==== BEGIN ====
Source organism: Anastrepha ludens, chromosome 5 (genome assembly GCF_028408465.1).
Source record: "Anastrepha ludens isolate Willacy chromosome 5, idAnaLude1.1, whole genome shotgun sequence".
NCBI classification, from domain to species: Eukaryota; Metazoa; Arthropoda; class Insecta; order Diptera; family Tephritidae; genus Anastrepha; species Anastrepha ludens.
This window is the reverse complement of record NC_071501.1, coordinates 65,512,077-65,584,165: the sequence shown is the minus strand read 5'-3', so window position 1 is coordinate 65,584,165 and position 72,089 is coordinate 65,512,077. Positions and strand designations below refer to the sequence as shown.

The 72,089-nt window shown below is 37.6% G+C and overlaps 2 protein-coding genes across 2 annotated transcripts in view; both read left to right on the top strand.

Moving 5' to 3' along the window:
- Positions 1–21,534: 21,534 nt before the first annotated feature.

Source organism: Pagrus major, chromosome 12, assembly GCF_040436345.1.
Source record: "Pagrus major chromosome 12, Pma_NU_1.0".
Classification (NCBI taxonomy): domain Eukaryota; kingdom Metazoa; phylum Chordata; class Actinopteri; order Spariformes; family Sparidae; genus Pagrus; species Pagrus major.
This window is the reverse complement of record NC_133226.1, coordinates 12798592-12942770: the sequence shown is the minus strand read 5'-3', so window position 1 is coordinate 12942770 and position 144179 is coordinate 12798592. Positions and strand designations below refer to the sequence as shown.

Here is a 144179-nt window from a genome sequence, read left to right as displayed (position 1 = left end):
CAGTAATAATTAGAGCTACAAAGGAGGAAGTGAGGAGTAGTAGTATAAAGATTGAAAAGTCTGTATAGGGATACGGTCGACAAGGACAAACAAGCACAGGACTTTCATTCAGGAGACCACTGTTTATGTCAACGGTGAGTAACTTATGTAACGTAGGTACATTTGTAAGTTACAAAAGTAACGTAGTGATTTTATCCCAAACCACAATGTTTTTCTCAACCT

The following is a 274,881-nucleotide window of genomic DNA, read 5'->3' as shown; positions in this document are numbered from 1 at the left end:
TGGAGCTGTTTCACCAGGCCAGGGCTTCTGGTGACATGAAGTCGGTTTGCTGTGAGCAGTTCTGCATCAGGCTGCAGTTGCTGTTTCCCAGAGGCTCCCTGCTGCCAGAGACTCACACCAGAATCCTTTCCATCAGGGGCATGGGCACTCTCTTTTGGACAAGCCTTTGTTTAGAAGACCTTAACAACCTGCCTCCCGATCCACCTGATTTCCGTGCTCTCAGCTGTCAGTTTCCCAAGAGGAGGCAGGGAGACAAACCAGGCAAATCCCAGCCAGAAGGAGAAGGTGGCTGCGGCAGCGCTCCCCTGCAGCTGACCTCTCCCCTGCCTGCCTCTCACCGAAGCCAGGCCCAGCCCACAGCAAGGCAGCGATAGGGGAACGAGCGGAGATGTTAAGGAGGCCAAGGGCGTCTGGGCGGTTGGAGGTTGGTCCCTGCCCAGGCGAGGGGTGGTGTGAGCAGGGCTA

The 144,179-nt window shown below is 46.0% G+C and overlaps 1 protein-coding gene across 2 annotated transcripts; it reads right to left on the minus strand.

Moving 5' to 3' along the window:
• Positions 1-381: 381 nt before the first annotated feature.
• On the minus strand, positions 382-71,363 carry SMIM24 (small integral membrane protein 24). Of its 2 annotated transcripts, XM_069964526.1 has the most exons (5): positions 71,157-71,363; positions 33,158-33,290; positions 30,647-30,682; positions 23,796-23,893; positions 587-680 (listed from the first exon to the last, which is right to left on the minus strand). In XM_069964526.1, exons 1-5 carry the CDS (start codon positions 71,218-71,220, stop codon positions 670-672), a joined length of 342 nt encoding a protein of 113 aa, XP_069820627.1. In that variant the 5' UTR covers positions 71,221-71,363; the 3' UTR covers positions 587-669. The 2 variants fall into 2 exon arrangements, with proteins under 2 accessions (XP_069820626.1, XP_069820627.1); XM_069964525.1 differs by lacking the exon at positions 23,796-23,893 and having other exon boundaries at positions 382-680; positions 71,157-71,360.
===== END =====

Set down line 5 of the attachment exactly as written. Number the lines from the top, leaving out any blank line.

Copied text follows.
The 72,089-nt window shown below is 37.6% G+C and overlaps 2 protein-coding genes across 2 annotated transcripts in view; both read left to right on the top strand.